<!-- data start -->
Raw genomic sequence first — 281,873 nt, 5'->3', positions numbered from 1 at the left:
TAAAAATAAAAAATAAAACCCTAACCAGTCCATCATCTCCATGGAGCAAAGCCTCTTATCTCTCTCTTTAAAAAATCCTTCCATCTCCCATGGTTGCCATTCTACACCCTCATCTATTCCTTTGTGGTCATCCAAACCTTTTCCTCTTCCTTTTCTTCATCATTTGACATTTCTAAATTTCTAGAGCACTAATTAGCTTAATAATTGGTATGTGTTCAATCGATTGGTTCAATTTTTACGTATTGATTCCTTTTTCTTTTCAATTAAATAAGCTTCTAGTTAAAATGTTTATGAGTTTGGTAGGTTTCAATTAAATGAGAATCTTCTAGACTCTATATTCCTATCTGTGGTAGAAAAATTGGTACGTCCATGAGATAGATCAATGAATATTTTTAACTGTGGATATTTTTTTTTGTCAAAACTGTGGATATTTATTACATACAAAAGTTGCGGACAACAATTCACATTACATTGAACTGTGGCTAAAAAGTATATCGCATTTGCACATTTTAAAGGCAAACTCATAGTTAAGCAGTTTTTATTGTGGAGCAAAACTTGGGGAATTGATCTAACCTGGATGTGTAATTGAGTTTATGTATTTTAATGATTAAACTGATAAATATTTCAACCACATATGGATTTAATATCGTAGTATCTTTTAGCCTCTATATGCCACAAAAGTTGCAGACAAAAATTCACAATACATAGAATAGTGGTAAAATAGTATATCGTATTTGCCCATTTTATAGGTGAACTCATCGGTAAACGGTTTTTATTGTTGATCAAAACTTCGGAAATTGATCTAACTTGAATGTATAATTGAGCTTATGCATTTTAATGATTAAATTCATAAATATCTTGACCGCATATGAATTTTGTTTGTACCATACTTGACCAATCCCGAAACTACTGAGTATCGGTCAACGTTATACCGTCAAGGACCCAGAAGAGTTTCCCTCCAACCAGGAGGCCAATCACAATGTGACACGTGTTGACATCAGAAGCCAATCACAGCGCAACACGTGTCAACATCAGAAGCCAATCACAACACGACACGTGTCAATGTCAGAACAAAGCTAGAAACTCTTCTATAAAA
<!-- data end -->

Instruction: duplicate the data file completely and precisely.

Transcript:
Raw genomic sequence first — 281,873 nt, 5'->3', positions numbered from 1 at the left:
TAAAAATAAAAAATAAAACCCTAACCAGTCCATCATCTCCATGGAGCAAAGCCTCTTATCTCTCTCTTTAAAAAATCCTTCCATCTCCCATGGTTGCCATTCTACACCCTCATCTATTCCTTTGTGGTCATCCAAACCTTTTCCTCTTCCTTTTCTTCATCATTTGACATTTCTAAATTTCTAGAGCACTAATTAGCTTAATAATTGGTATGTGTTCAATCGATTGGTTCAATTTTTACGTATTGATTCCTTTTTCTTTTCAATTAAATAAGCTTCTAGTTAAAATGTTTATGAGTTTGGTAGGTTTCAATTAAATGAGAATCTTCTAGACTCTATATTCCTATCTGTGGTAGAAAAATTGGTACGTCCATGAGATAGATCAATGAATATTTTTAACTGTGGATATTTTTTTTTGTCAAAACTGTGGATATTTATTACATACAAAAGTTGCGGACAACAATTCACATTACATTGAACTGTGGCTAAAAAGTATATCGCATTTGCACATTTTAAAGGCAAACTCATAGTTAAGCAGTTTTTATTGTGGAGCAAAACTTGGGGAATTGATCTAACCTGGATGTGTAATTGAGTTTATGTATTTTAATGATTAAACTGATAAATATTTCAACCACATATGGATTTAATATCGTAGTATCTTTTAGCCTCTATATGCCACAAAAGTTGCAGACAAAAATTCACAATACATAGAATAGTGGTAAAATAGTATATCGTATTTGCCCATTTTATAGGTGAACTCATCGGTAAACGGTTTTTATTGTTGATCAAAACTTCGGAAATTGATCTAACTTGAATGTATAATTGAGCTTATGCATTTTAATGATTAAATTCATAAATATCTTGACCGCATATGAATTTTGTTTGTACCATACTTGACCAATCCCGAAACTACTGAGTATCGGTCAACGTTATACCGTCAAGGACCCAGAAGAGTTTCCCTCCAACCAGGAGGCCAATCACAATGTGACACGTGTTGACATCAGAAGCCAATCACAGCGCAACACGTGTCAACATCAGAAGCCAATCACAACACGACACGTGTCAATGTCAGAACAAAGCTAGAAACTCTTCTATAAAA